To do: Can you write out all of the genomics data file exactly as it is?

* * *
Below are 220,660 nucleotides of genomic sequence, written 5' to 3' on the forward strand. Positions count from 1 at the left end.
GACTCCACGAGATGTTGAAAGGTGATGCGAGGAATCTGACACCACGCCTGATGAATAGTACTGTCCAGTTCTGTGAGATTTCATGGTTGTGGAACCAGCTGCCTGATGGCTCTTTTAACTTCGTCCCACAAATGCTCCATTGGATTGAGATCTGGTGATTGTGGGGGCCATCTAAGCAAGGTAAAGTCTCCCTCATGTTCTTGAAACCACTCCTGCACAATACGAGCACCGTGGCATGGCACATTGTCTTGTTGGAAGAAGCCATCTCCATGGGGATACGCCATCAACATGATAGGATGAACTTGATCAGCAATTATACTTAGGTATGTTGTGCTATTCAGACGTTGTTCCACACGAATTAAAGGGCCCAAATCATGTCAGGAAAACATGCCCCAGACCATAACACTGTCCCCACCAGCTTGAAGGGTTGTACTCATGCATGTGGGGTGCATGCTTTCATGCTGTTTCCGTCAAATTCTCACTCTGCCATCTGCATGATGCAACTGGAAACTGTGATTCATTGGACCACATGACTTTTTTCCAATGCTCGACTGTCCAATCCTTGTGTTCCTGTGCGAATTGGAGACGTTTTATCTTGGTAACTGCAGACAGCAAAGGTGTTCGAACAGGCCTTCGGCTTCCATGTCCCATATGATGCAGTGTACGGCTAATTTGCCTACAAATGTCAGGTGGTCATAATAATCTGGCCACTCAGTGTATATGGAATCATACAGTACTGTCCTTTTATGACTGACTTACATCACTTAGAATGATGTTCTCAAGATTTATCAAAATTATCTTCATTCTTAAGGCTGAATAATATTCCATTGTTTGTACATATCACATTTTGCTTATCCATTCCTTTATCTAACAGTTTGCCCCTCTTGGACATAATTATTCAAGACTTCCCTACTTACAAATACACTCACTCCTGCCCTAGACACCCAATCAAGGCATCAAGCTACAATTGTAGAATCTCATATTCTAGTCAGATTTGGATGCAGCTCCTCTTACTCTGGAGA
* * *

Below are 220,660 nucleotides of genomic sequence, written 5' to 3' on the forward strand. Positions count from 1 at the left end.
GACTCCACGAGATGTTGAAAGGTGATGCGAGGAATCTGACACCACGCCTGATGAATAGTACTGTCCAGTTCTGTGAGATTTCATGGTTGTGGAACCAGCTGCCTGATGGCTCTTTTAACTTCGTCCCACAAATGCTCCATTGGATTGAGATCTGGTGATTGTGGGGGCCATCTAAGCAAGGTAAAGTCTCCCTCATGTTCTTGAAACCACTCCTGCACAATACGAGCACCGTGGCATGGCACATTGTCTTGTTGGAAGAAGCCATCTCCATGGGGATACGCCATCAACATGATAGGATGAACTTGATCAGCAATTATACTTAGGTATGTTGTGCTATTCAGACGTTGTTCCACACGAATTAAAGGGCCCAAATCATGTCAGGAAAACATGCCCCAGACCATAACACTGTCCCCACCAGCTTGAAGGGTTGTACTCATGCATGTGGGGTGCATGCTTTCATGCTGTTTCCGTCAAATTCTCACTCTGCCATCTGCATGATGCAACTGGAAACTGTGATTCATTGGACCACATGACTTTTTTCCAATGCTCGACTGTCCAATCCTTGTGTTCCTGTGCGAATTGGAGACGTTTTATCTTGGTAACTGCAGACAGCAAAGGTGTTCGAACAGGCCTTCGGCTTCCATGTCCCATATGATGCAGTGTACGGCTAATTTGCCTACAAATGTCAGGTGGTCATAATAATCTGGCCACTCAGTGTATATGGAATCATACAGTACTGTCCTTTTATGACTGACTTACATCACTTAGAATGATGTTCTCAAGATTTATCAAAATTATCTTCATTCTTAAGGCTGAATAATATTCCATTGTTTGTACATATCACATTTTGCTTATCCATTCCTTTATCTAACAGTTTGCCCCTCTTGGACATAATTATTCAAGACTTCCCTACTTACAAATACACTCACTCCTGCCCTAGACACCCAATCAAGGCATCAAGCTACAATTGTAGAATCTCATATTCTAGTCAGATTTGGATGCAGCTCCTCTTACTCTGGAGA